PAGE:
It seems that microsoft networking attempts to use directory services over port 445. If this fails it then attempts to use port 139. Firstly you need to stop port 445 being bound by windows (google gives options). Personally I use my firewall to block outgoing connections on 445. It also appears that if there are no valid interfaces with netbios over tcp enabled, then windows will not attempt to use port 139. If you are using dialup (which doesn't have this option) and don't have a lan connected, chances are samba over ssh won't work. The work around: Add a second loopback adapter with some IP address. Enable netbios over TCP on this adapter. You never actually use this adapter but it's presence causes windows to fall back to port 139 on the loopback being used for ssh fowarding. It is bizarre, but it works!Sam Samdi writes:
Although things didn't initially work for me, the following did (and might be worth adding to your page, if you feel it is appropriate) With the loopback adaptor: I disabled Client for MS Networks and removed the gateway IP from the TCP/IP setup. With my SSH clients: Putty - for the remote machine I put the WAN/internet IP address (127.0.0.1 didn't work). OpenSSH (Cygwin SSH) - in the SSH config file (../home/user/.ssh/config) I put the following lines: LocalForward 139 wanserver:139 GatewayPorts yes (wanserver is my server's WAN/internet IP; GatewayPorts allows the client to tunnel from all loopback adaptors - 10.0.0.1 as well as 127.0.0.1)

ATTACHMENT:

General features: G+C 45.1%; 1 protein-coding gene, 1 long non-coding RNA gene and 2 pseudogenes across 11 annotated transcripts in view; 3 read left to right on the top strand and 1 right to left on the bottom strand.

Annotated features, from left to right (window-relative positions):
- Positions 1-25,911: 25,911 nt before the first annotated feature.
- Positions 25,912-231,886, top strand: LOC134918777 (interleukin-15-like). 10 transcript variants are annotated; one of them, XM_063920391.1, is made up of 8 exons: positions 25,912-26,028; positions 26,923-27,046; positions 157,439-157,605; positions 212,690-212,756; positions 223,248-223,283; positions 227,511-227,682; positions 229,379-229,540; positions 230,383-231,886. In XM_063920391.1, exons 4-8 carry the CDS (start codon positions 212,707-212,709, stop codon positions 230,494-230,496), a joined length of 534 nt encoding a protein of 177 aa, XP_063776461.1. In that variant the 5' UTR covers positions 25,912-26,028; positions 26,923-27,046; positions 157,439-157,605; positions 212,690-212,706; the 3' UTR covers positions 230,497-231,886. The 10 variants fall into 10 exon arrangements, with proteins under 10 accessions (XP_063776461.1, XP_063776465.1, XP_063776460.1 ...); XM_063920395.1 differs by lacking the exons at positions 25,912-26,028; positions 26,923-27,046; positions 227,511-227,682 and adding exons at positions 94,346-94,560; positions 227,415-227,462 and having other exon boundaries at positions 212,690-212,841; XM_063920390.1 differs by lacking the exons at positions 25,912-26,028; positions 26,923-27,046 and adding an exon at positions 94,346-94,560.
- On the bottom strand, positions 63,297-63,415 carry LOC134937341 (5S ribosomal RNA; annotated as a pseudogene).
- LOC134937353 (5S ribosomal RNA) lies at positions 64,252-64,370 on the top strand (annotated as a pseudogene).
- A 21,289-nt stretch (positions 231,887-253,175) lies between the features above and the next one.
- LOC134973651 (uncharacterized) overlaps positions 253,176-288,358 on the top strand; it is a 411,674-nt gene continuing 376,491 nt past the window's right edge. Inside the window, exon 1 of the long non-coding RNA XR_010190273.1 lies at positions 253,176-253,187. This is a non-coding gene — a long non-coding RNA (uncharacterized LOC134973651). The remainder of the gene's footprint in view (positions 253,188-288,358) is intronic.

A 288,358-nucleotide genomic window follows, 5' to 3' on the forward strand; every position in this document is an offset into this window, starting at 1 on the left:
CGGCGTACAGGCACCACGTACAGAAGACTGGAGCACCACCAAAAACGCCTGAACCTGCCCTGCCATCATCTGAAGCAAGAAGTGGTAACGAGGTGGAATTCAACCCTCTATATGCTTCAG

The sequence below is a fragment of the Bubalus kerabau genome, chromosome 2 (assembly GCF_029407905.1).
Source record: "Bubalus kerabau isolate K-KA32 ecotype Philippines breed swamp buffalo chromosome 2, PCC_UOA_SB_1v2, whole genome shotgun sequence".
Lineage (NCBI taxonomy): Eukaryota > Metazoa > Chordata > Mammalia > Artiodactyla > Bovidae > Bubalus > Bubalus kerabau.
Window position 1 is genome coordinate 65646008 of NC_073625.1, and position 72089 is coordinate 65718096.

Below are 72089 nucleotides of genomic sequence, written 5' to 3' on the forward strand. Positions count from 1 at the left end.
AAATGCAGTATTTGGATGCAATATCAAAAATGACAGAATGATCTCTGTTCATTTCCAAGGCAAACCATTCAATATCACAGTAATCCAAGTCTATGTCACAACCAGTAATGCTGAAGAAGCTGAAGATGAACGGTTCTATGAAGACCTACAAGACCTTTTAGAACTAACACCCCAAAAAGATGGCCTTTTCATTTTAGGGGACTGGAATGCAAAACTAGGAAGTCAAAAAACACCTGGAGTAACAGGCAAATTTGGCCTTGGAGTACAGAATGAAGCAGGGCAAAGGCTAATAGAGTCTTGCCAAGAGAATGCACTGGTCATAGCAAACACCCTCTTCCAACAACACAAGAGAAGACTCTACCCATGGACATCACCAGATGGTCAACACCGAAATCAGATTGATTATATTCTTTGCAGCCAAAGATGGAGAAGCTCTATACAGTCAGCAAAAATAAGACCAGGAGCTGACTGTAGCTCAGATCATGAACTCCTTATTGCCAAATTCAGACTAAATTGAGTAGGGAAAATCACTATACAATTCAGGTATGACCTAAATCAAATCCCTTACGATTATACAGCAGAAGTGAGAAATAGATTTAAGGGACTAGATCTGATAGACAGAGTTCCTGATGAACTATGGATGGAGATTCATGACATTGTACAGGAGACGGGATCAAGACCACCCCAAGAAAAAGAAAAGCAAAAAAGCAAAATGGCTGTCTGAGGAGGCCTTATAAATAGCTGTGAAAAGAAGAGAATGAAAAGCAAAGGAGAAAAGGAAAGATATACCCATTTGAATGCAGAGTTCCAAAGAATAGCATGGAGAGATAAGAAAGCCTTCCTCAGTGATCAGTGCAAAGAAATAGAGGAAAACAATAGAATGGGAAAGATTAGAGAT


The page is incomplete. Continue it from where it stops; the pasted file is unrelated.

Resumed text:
Alex Yakushev and Jeremy Ano suggest increasing the "metric" for the loopback adapter so that it is larger than your primary internet connection (9999 ought to do the trick.) Without this, it seems all internet traffic tried to use the loopback adapter (Windows must have assumed some bogus routing information).
Brent Gerig has an idea for an alternative approach: the whole procedure of creating a loopback adapter might be unnecessary, since any address of the format 127.0.0.x is automatically a loopback address (more rigorously, localhost is 127.0.0.0/8). The notion is that you could forward the samba connection from, for example, 127.0.0.2. I wasn't able to get this to work though; it seemed to me that windows built-in networking binds to all these addresses simultaneously (and so 127.0.0.2:139 becomes an alias for localhost:139).
John Goebel writes (2007-10-08):
Thank you very much for these instructions, they worked flawlessly. I did some experimenting when doing this on a second machine and found some things which might be helpful. Of course they may just be idiosyncratic... 1) The "fake" network card does not need a gateway or DNS server specified; very handy for my notebook, which could have a different gateway at different times. 2) Add "10.0.0.1 samba" to your lmhosts file and you can address the samba server as "samba" ( net use f: \\samba\sharename). This is from http://lists.samba.org/archive/samba/2004-May/085358.html . Those instructions almost worked, no doubt I did something wrong.
David Morris has provided an appropriate invocation for openssl-derived ssh implementations, such as the one provided by cygwin (2008-06-11). This is an alternative to using putty.
ssh -L 10.0.0.1:139:localhost:139 someuser@somehost